Penn’s MES program requires a final project called a capstone—something like a final thesis but with more flexibility. Since we live in an area dubbed The Mushroom Capital of the World (honest—see Cadaver Blues below), I originally planned to write a proposal on how to make mushroom operations fully circular, which is to say, zero waste. But as I learned more about coming tipping points with regard to climate change and environmental pollution, incremental improvements in one small industry started to feel banal. My capstone adviser had been urging me to do a creative capstone, so I went all-in with a novel—my ninth. I set the story in a ruined world and used a fantasy quest structure, but there’s no magic. It’s based on science, and the coming landscape may prove all too real if we don’t address what we’re doing to Earth’s biosphere. Although I meant the book as a warning, it comes to you in the form of page-turning entertainment!
For ten years we had a small apartment on Charles Street in New York’s West Village neighborhood. Two blocks up the street, we often walked by a steel garage door with a shield painted on it that read NYPD Bomb Squad. We knew this to be the rear of the Sixth Precinct, which has its front door on West Tenth Street, and I assumed it was some kind of outpost, perhaps a bomb squad covering downtown. We walked by for years and never saw it open.
Then, one warm summer night as we returned from dinner, everything changed. The door had been thrown wide open and several plain-clothes cops sat in chairs in front of their bomb-fighting vehicles, smoking cigars. My ten-year-old daughter charmed them, and they introduced us to a couple of their bomb detection dogs. (Bomb squad detectives hate when people call their dogs “bomb sniffers.”) When I asked whether this was one of the city’s bomb squad locations, they appeared quite amused and explained that this was where it all happened. I was standing in front of HQ.
It occurred to me that, to my knowledge, no one had ever written a fictional crime series on the guys who run towards a bomb when everyone else is running away. I decided to take a shot at writing such a series. Through a friend, I had the good fortune of swinging an introduction to the leading bomb technician in the FBI, who introduced me to Lieutenant Mark Torre, the NYPD Bomb Squad’s commander. I had a tour of the HQ, and Mark generously agreed to act as technical consultant on the series. He reviewed all four novels and the short nonfiction history that I published about the squad—an unprecedented commitment from an active commander of any group in the NYPD.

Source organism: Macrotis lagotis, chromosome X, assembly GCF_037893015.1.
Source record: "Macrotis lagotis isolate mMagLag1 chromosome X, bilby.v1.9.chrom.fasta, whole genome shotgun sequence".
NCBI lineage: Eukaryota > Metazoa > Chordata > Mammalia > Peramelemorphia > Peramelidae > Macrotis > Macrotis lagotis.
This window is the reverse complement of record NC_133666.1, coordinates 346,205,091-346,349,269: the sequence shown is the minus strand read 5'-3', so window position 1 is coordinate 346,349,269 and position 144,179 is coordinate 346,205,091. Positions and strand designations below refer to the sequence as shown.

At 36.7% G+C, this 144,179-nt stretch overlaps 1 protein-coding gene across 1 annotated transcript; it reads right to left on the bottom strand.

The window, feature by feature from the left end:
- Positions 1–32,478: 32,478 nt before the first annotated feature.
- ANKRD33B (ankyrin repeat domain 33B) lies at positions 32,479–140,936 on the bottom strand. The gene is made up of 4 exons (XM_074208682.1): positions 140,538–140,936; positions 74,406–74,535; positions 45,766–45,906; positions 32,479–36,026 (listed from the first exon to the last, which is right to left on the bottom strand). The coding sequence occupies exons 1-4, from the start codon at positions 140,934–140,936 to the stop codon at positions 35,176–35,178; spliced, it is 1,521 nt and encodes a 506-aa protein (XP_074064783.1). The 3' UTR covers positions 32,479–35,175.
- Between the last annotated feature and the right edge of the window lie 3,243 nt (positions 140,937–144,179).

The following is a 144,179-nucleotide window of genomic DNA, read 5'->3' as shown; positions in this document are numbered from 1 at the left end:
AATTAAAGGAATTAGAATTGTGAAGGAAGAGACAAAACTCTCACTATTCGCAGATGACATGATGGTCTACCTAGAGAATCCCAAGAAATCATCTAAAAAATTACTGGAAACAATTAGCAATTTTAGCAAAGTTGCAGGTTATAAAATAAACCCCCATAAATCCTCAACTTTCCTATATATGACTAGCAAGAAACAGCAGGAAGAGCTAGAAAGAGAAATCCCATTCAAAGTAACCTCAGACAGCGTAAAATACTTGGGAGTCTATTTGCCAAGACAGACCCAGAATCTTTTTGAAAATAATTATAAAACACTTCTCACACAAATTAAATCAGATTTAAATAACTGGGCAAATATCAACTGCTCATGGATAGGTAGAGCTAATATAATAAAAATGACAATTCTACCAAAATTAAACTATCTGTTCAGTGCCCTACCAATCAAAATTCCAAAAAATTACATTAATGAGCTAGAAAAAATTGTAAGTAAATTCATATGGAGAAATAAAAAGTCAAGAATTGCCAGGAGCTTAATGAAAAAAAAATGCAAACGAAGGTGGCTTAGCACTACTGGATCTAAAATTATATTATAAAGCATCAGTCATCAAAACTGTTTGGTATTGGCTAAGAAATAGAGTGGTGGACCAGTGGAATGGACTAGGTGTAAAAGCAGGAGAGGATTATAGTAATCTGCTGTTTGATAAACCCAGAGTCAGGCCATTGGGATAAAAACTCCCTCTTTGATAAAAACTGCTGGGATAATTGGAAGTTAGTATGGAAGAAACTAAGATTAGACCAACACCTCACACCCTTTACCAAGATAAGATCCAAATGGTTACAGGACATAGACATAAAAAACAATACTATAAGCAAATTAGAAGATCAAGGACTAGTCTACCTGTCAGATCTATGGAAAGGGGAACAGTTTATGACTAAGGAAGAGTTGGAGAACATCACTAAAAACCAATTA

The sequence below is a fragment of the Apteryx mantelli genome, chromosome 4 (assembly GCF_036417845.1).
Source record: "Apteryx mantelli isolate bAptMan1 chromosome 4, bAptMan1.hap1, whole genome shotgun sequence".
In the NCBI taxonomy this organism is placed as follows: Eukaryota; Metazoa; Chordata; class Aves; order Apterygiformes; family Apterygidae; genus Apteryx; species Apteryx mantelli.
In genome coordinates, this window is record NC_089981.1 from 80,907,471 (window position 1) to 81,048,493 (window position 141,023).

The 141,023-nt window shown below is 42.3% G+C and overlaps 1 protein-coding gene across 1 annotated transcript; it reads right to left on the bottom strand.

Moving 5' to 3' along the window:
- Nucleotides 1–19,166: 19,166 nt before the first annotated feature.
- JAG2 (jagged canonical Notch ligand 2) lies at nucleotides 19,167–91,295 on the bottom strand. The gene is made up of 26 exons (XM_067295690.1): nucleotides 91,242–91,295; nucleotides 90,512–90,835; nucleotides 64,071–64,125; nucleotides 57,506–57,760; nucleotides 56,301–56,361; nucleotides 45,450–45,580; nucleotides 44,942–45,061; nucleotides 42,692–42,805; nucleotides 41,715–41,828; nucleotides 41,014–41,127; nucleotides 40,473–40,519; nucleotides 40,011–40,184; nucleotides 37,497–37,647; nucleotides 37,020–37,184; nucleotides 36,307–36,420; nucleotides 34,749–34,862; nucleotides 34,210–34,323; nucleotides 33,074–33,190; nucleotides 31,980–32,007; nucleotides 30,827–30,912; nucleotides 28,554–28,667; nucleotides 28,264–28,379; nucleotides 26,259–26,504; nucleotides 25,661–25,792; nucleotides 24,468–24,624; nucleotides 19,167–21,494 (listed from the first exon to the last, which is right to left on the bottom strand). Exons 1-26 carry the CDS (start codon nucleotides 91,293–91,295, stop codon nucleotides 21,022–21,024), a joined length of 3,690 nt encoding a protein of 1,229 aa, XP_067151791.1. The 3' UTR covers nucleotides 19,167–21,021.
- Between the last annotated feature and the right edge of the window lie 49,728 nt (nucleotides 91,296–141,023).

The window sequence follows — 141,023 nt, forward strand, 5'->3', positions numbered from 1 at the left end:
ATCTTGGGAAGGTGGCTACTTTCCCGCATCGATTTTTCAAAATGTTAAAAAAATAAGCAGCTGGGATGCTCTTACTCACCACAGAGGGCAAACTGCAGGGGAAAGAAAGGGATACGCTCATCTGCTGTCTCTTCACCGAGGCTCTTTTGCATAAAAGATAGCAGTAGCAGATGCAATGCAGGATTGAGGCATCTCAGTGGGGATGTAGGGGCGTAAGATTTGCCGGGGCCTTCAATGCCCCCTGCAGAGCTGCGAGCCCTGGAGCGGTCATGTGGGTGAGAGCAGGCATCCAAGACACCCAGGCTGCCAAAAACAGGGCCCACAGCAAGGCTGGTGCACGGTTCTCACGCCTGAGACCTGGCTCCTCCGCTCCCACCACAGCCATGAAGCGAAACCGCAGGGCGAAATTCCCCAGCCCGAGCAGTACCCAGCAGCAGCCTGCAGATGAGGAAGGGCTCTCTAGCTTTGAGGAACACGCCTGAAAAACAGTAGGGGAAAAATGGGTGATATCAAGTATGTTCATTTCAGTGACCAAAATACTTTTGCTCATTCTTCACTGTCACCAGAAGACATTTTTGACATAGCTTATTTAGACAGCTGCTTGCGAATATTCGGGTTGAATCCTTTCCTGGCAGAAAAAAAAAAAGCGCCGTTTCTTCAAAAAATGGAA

As I was working on the Bomb Squad NYC novels, I became interested in the fascinating history of the NYPD Bomb Squad’s founding and its early years, which included rooting out German espionage against allied supply ships in the ports of New York City during World War I.
I soon learned from my technical consultant, Lieutenant Mark Torre, the commander of the squad, that no one had ever written a history of the NYPD Bomb Squad. I set out to rectify this oversight.
Beginning with a handful of photocopied papers from Mark, I researched and wrote this concise history (note that the page count gets padded out a bit with an excerpt from the first novel in the series), which goes all the way back to the squad’s earliest days fighting an organized crime extortion scheme mostly targeting Italian immigrants and includes dramatic bombings perpetrated by the FALN in the seventies.
I wrote this short horror story when a high-concept premise wormed its way into my head. Two words: haunted dollhouse.